After seeing Jeju, we took the ferry over to the mainland, to Wando city port, where we drove up the east coast. Surprisingly enough, most signs were in Korean and English which made navigation a lot easier. However, there is some sort of unorganized madness with Korean intersections. It isn't the usual 4-way junction that is the norm in most countries; instead, the majority of junctions have at least 5 streets spiking out of the centre. This causes problems when you don't know which lane you're supposed to be in, in the first place!

We crossed over inland and drove through Woraksan National Park and Sognisan National Park. In the end, we decided to continue driving a bit further and camped at Sobaeksan National Park on a bed of pine needles beside an icy river.

Matt got an awesome fire going (see pic of him lighting it up beside the frozen river) while i cooked up some dinner. After inhaling our curry and rice, potato stew and chocolate pudding, we huddled next to the fire to ward off the cold. Hugging my legs and getting lost in the trance of the flames, only after a long while did i notice the smell of rubber coming from my feet! We quickly poured water on the rubber soles and the holes sealed rather nicely - phew. They were the only pair of shoes i brought!

We woke up the next morning to frost covering our tent and the ground. After packing up, we headed up the mountain trail, a good 6+ km climb to the summit. We didn't expect the trail to be icy (see pic of Matt on trail) and so progress was slow. We stopped at one of the mid-way resthouses where an old woman was selling boiled tofu/fish-like snacks with soup. Apparently she lives in the hut all year round. We also bought a bowl of the local brew: dongdongju, creamy and milky in colour and texture and with a low alcohol content. A bit tight for time, we decided not to continue the 2 km up to the summit and turned around for a slow and slippery descent.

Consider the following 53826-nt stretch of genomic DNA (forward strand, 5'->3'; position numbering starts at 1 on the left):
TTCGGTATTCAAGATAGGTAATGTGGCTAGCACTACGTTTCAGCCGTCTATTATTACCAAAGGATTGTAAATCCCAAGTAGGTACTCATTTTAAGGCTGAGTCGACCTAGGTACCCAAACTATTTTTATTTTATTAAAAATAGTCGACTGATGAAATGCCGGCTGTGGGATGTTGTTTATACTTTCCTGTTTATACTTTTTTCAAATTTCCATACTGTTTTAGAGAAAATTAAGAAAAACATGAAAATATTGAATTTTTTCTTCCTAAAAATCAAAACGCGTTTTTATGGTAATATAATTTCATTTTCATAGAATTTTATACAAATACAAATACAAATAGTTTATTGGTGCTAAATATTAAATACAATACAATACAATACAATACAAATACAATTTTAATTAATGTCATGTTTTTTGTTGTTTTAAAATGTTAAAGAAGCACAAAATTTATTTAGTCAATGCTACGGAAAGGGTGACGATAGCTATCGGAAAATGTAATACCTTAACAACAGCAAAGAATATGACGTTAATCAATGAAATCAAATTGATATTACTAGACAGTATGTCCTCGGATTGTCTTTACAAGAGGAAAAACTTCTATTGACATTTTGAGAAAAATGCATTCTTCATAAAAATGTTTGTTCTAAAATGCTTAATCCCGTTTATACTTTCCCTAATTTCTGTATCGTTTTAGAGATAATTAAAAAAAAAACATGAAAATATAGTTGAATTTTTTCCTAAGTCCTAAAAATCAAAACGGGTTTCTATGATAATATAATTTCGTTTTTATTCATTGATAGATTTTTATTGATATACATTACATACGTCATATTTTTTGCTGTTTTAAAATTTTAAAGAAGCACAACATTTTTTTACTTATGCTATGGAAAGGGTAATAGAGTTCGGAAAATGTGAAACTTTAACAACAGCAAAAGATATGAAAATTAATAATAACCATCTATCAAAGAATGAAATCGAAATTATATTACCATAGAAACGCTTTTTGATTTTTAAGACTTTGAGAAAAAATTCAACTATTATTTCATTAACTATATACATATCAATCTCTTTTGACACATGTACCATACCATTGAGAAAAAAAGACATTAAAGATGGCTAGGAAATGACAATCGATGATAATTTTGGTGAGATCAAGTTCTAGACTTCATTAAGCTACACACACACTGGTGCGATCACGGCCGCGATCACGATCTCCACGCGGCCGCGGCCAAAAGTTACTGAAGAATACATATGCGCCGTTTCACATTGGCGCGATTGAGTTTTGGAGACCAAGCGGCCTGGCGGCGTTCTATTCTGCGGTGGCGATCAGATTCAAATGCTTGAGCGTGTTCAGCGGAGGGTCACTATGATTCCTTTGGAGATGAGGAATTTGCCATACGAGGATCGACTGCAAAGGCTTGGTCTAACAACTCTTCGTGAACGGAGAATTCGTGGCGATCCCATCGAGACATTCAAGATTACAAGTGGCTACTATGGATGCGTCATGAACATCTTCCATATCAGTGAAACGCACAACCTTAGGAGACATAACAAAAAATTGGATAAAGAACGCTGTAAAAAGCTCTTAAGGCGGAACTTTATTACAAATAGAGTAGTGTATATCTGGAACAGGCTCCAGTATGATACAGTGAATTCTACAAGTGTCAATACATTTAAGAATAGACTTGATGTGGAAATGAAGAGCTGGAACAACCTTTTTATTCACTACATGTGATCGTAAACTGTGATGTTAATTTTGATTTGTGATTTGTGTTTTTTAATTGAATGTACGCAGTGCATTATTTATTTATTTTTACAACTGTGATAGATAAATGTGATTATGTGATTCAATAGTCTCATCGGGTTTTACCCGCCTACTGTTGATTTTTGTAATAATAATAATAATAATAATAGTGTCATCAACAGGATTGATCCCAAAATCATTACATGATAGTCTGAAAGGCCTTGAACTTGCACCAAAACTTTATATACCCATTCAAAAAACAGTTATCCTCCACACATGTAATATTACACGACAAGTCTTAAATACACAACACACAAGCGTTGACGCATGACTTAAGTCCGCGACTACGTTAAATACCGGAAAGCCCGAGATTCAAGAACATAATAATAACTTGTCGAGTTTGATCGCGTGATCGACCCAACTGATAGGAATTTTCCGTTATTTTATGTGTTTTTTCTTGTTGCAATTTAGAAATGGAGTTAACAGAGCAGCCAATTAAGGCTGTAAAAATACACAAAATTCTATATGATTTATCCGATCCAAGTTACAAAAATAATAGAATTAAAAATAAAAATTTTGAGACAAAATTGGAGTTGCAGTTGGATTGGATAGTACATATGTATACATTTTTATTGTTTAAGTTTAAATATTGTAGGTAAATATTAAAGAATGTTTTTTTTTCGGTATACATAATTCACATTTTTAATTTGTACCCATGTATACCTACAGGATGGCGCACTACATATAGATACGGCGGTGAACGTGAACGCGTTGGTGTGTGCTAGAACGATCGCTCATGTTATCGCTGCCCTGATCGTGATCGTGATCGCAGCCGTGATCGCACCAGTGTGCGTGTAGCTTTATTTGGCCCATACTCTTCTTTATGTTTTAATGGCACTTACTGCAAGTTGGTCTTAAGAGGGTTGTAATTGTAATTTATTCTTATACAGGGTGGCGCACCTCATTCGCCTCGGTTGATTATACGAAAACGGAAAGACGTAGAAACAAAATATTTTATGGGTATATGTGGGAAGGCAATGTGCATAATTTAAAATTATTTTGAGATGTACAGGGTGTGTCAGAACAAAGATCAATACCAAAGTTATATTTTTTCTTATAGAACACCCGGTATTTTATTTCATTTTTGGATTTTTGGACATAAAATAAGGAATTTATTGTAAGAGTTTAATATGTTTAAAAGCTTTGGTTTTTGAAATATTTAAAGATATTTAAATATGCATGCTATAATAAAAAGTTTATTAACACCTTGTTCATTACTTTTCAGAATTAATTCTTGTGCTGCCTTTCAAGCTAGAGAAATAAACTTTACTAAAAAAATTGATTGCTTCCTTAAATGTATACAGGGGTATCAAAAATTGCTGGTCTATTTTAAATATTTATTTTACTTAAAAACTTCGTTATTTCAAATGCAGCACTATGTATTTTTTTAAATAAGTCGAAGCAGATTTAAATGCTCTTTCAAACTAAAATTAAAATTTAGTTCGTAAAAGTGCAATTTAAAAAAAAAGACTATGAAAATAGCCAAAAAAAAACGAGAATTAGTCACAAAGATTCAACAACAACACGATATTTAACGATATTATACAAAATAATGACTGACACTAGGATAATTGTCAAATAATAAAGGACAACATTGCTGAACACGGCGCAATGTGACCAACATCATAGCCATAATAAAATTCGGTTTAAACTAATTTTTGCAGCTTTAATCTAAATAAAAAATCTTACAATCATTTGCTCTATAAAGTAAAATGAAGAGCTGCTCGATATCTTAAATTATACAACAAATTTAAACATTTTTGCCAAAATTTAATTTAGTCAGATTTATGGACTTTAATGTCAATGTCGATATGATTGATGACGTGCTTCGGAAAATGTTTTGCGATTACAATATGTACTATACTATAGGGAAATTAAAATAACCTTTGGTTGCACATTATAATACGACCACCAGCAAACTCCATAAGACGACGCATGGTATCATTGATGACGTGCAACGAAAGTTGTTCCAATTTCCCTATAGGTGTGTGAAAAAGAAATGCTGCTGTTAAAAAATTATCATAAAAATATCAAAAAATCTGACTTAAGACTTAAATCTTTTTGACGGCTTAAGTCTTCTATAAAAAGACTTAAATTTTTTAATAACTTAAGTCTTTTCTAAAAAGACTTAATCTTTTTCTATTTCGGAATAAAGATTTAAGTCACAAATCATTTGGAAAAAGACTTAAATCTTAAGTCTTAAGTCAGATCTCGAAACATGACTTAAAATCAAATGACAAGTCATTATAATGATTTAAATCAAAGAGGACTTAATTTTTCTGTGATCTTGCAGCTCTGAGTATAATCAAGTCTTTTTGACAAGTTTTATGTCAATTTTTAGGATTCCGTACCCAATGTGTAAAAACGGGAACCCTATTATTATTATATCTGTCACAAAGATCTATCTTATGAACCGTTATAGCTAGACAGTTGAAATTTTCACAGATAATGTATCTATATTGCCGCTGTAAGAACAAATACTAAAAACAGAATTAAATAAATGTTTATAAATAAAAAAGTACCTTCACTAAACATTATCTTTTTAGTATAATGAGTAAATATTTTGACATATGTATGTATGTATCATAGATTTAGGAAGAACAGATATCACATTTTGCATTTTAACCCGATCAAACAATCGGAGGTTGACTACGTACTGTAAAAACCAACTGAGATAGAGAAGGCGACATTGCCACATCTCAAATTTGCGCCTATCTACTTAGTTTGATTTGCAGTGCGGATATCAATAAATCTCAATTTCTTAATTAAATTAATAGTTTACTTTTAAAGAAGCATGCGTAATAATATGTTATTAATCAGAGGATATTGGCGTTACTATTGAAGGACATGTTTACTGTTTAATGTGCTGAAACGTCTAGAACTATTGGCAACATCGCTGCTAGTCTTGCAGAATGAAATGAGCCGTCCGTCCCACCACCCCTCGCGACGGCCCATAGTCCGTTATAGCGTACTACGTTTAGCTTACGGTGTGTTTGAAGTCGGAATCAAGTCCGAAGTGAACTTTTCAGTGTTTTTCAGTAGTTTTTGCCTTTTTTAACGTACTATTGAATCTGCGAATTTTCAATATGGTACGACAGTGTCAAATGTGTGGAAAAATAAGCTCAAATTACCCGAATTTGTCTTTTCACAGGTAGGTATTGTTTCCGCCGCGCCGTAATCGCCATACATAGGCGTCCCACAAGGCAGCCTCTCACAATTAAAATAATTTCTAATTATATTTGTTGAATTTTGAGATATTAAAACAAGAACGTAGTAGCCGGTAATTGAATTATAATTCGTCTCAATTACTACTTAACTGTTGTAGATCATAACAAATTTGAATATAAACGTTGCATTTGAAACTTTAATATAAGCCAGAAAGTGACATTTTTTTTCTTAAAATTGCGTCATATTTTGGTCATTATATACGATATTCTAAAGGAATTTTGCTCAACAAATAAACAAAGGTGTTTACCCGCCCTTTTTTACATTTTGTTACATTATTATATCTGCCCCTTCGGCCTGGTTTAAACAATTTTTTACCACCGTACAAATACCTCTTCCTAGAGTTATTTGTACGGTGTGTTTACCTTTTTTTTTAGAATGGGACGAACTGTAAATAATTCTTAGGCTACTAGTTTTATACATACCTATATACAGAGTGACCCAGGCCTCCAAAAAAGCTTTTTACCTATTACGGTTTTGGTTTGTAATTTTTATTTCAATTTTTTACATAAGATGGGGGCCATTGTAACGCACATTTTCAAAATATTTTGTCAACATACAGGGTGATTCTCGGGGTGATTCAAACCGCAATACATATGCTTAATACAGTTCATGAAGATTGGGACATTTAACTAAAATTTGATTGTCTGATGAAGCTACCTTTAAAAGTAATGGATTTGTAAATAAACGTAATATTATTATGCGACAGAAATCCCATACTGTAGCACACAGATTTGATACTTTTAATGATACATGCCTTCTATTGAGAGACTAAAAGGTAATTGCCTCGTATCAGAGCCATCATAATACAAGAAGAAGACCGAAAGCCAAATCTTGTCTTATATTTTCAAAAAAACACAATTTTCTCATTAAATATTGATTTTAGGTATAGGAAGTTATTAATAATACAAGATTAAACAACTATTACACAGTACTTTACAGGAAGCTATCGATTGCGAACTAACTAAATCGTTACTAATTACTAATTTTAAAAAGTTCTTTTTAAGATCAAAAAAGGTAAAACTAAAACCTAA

That evening, continuing south on the highway, we stopped and stayed at the Jirye Artist's Colony, one of few traditional villages with hanok, houses constructed using the traditional Korean style of architecture, still preserved and used like it was hundreds of years ago (see pic of the houses from the side gate). Just 45 minutes east of Andong city, to get there you must drive through some of the most spectacular scenery, up narrow and winding roads and finally through the mountain pass which awards you with a breathtaking view of the valley below.

Mr. Jin and his wife, the owners of the houses, had to relocate after the river was damed and the village flooded. They entertain visitors and tourists but their main aim is to educate Koreans on the traditional Korean lifestyle. What we found particularly unique is the fact that they still heat the houses with a real ondol, underfloor heating, by keeping the fire stoked underneath the floor (see pic of fire under our room). With walls made out of paper, you sleep on thin mattresses with thick duvet covers, trapping the heat that rises from below. This is a must try, a guarantee for one of the coziest sleeps you'll ever have!

The next morning, we had a go at splitting wood from the humongous wood pile (see lumberjack Matt), followed by a quick stroll down towards the river, and after a delicious breakfast, we were off to Pusan city to catch our 11 hour overnight ferry back to Jeju island on the Cozy Island (see pic of the huge vessel).

Upon returning the rental car, we flew back to Seoul and that night we treated ourselves to a traditional Korean banquet followed by a traditional dance and music performance (See us seated in front of some of the dance troupe).